wE ARE BEING KEPT ALIVE by the Entropic movement of Dark Matter(Sino-Nippo-dollar purchasing of $UST)---as soon as there is a ringing sound,a sign of an clogged artriosclerotic wormhole on the emergency fiat-meter it will end--dynamic equilibrium,will have been achieved;better known as death

beardrech :ph34r: :ph34r: Where is it all coming from??? Somewhere over the Rainbow far far away

<{POST_SNAPBACK}>

hmmm..... :unsure:

looks to me like the FCB's have been checkmated by the Rubinites :lol:

they're stuck holding 50% of all outstanding U.S. debt :P

now they're forced to support both the debt securities and the currency in which those securities are demoninated (sic) :)

if they keep buying more, they'll become even larger percentage bagholders :ph34r:

or,

if they don't, the value of their current holdings will plummet :ph34r:

ergo, checkmate B)

this is the most magnificent swindle of all time :o

<{POST_SNAPBACK}>



What do the bagholders do when they figure out that they have been had? <_<

#68

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Posted 15 March 2006 - 03:55 AM

What do the bagholders do when they figure out that they have been had? <_<

<{POST_SNAPBACK}>

they're checkmated

they can't do anything

except Ben Dover and smile

#69 Henny Penny

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Posted 15 March 2006 - 04:25 AM

What do the bagholders do when they figure out that they have been had? <_<

<{POST_SNAPBACK}>

they're checkmated

they can't do anything

except Ben Dover and smile

<{POST_SNAPBACK}>


Well - I don't think it will end in such a benign manner. Consider this hypothetical conversation between US and say, China over the past couple decades:

China " we cannot grow, because we dont have enough oil"
US: " Hmm .. lets see now, we have an idea - You make sneakers for us and your problem will be solved"
China: getting really excited " we make sneakers for you - you give us oil? Okaaay"
US: " well - not exactly - You make sneakers for us , we give you some green paper"
China: puzszled " what? you give us green paper?paper? we need OIL"
US: " heres the beauty part - you take our paper over to any country in the middle east etc - and they will give you oil - plenty oil"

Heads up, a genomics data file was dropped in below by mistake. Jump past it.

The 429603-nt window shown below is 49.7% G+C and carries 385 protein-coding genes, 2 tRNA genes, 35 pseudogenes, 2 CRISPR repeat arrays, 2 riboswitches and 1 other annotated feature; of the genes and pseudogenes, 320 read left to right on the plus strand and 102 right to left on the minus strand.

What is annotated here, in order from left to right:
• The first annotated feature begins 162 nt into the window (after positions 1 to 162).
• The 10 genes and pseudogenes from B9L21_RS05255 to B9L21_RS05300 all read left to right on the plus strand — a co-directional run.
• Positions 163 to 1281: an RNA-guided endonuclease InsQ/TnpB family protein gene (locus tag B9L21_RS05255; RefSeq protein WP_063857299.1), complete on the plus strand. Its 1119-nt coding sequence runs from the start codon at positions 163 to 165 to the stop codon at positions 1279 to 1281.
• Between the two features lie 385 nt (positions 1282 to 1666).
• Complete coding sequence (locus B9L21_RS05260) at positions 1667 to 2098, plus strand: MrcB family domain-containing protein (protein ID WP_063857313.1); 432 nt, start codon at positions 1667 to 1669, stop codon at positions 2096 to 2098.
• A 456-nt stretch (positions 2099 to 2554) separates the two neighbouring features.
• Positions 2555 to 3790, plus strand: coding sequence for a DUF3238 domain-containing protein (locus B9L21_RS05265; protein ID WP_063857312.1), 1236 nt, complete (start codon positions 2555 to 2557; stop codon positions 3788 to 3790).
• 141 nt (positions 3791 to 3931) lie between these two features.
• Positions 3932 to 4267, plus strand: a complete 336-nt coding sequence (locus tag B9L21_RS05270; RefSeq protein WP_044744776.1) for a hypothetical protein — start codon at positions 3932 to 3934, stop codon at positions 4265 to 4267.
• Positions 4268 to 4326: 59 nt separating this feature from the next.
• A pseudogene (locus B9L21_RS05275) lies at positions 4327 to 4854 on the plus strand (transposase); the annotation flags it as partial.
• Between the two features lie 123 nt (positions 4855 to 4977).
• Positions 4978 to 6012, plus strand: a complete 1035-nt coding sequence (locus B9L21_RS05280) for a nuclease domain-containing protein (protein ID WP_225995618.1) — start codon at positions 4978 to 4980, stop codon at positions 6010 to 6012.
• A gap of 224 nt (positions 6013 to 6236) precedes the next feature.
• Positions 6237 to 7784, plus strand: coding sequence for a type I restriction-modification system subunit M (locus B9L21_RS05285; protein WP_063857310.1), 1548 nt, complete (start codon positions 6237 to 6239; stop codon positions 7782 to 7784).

China: "seems strange - but we try for 20 years - if no work out we will have to take oil fields over the old fashioned way"
US : " those old days are over, TRUST US - this scheme works great"

#70 Jimbo

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Posted 15 March 2006 - 08:40 AM

EATING THE PIGMAN CRUMBS

Shorty

No shame in eating the pig men crumbs

Only way for the little fish day traders to actually make some money.

Either you eat the pig men crumbs

OR

Your FOOD for the pig men

Only two alternatives

Brisbane

Aussie stocks have been in a nicely trending upwards bull market

US has been in a choppy very frustrating sideways market.

US stock market not trending strongly in either direction.

Only the pigmen black boxes can make money chopping up and chopping down.

Im going to sell my Orica which looks like its topping out and load up on AWB.

Any firm that can give Saddam Hussain $300 million in defiance of the UN sanctions cant be all bad can it!!!!!!!!!
timoleon

#71 Jimbo

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Posted 15 March 2006 - 09:22 AM

TELECOM THE NEXT CHAPTER 11 PARADISE


RAILS.......STEEL.....TEXTILES......AIRLINES.......CAR PARTS......PHOTOS..... MOTORS......

I think the technological change in the Telecoms field eg the entry of the cable companies and mobile has basically turned it into a hyper competitive field with low barriers to entry ......

Making it a chapter 11 paradise... especially for the established players.
timoleon